Opportunity Awaits You!

Opportunity Awaits You!

By: Nichola Basara | Career Peer Educator
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It seems these days students are in such a rush to graduate and “move on with their lives.” But what exactly are students expecting to move on to in a society such as ours, where an education is just one of many requirements for a job, and doesn’t directly give you the “experience” employers are looking for?

This is the way I used to think: I’ll go to university, get good grades, and worry about finding a job once I finish. However, I have recently changed the way I think about my university experience. Yes, good grades are important, but so are the benefits you can obtain by getting involved in various programs and opportunities that can give you valuable experience and build up your resume.  

What kind of experiences am I talking about? There are many, but Co-op, exchanges, and various volunteer opportunities are good examples. Co-op for instance allows you to work in a real job related to your faculty of study. This of course gives you relevant work experience, all while being paid! Although Co-op may require you to take several semesters away from full-time classes and therefore post-pone graduation, the experience you can gain is well worth the wait.

A Co-op job can provide you with many skills that can prepare you for meaningful positions once you graduate. It’s even possible to land a permanent position with a company before you leave university! Is this common? On the Communications Co-op website they state that 63% of students find employment as a direct result of their co-op experience. Co-op is definitely an opportunity I want to take advantage of before I graduate. Every person I know that has done Co-op tells me how great of an experience it is and how much they have benefited from the skills they have obtained through there co-op position. A friend of mine was also lucky enough to land herself a position with the company she had been working for.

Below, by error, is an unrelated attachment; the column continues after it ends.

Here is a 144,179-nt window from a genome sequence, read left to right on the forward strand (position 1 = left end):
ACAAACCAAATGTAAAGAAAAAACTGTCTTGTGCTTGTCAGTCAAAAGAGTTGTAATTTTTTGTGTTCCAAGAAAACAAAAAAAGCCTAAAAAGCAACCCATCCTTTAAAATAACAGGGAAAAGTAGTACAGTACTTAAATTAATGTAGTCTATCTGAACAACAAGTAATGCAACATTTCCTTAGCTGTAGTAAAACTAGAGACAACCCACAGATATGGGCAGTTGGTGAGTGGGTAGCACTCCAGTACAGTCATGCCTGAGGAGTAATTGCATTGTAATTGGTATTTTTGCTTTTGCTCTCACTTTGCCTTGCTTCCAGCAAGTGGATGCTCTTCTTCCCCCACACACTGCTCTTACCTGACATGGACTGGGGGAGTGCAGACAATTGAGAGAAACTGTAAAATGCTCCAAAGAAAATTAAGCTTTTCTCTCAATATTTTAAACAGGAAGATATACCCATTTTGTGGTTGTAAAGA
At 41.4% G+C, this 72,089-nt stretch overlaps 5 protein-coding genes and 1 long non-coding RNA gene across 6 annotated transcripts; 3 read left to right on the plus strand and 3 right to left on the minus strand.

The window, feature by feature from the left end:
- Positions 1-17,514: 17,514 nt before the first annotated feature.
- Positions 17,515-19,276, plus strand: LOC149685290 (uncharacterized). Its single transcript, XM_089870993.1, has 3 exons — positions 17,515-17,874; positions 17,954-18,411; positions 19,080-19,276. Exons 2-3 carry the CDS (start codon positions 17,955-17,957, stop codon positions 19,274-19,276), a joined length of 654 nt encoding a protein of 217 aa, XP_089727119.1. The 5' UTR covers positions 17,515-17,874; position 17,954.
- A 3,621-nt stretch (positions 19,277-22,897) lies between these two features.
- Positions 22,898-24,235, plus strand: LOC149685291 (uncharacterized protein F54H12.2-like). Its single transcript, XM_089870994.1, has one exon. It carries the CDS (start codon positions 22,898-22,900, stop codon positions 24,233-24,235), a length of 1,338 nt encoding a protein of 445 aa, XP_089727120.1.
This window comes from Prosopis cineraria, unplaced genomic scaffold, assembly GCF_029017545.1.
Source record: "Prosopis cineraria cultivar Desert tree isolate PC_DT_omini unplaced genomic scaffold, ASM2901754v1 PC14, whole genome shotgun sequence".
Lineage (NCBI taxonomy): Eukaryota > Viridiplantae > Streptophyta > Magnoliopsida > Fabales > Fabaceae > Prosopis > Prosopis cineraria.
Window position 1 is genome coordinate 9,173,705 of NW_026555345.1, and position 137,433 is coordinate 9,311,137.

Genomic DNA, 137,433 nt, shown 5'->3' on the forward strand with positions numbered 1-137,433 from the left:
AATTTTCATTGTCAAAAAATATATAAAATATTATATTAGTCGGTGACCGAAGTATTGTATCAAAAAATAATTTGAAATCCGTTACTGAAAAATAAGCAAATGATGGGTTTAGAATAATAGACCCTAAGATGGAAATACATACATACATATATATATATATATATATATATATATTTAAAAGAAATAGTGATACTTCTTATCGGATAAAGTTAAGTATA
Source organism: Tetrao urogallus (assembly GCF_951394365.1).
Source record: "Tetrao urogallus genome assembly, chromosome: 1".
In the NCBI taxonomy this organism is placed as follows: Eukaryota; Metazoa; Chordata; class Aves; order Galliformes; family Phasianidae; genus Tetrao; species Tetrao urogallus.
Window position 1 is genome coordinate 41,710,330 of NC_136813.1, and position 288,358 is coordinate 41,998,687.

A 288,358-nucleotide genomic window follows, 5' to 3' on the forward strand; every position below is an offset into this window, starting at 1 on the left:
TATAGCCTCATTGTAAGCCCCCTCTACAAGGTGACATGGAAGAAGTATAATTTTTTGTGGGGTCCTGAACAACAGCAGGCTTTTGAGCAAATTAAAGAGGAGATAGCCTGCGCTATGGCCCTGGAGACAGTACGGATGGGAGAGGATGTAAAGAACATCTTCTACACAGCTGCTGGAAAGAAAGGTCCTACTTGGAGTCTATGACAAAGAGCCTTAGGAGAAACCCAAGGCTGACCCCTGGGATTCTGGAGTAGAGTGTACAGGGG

Volunteering is another way to contribute to the experience section of your resume. Due to the fact that volunteer positions are not paid, many feel as if their time is better spent taking classes or working a part-time job to earn money. Although many part-time jobs (such as working at restaurants, coffee shops, or grocery stores) build important transferable skills along with money to pay for tuition, they may not offer the field-related experience more directly relevant to the careers you hope to obtain.

Volunteering some of your time to organizations that interest you or events you feel you could contribute to offers up experience for your resume, field-related skills, and networking connections. Volunteer experience also shows an employer that you are willing to dedicate your time to help others. This semester I got involved in volunteering at SFU as a Career Peer. I am currently being trained to advise students on resumes, cover letters, and interview tips. This volunteer experience has allowed me to realize that career advising is something I am passionate about and is providing me with essential skills I will need in order to become a career advisor once I graduate.

The point I am trying to make: get involved! Look into programs and opportunities SFU offers students that can allow you to gain experience while you make your way through your university degree. Taking some time away from classes to invest in career-related areas can only benefit you in the long run and better prepare you for the world after graduation. By taking part in experiences such as the ones discussed above you are making yourself stand out from other students and therefore increasing your chance at success in the future.

Lead image source: Eric Rice via Flickr (Creative Commons).

Nichola BasaraNichola Basara is a third year student majoring in Communication and minoring in Psychology. She currently works for SFU Recreation teaching fitness classes, and volunteers for Career Services as a Career Peer Educator. After graduating, she hopes to complete the Career Development Practitioner program and become a Career Advisor.

Posted on October 16, 2013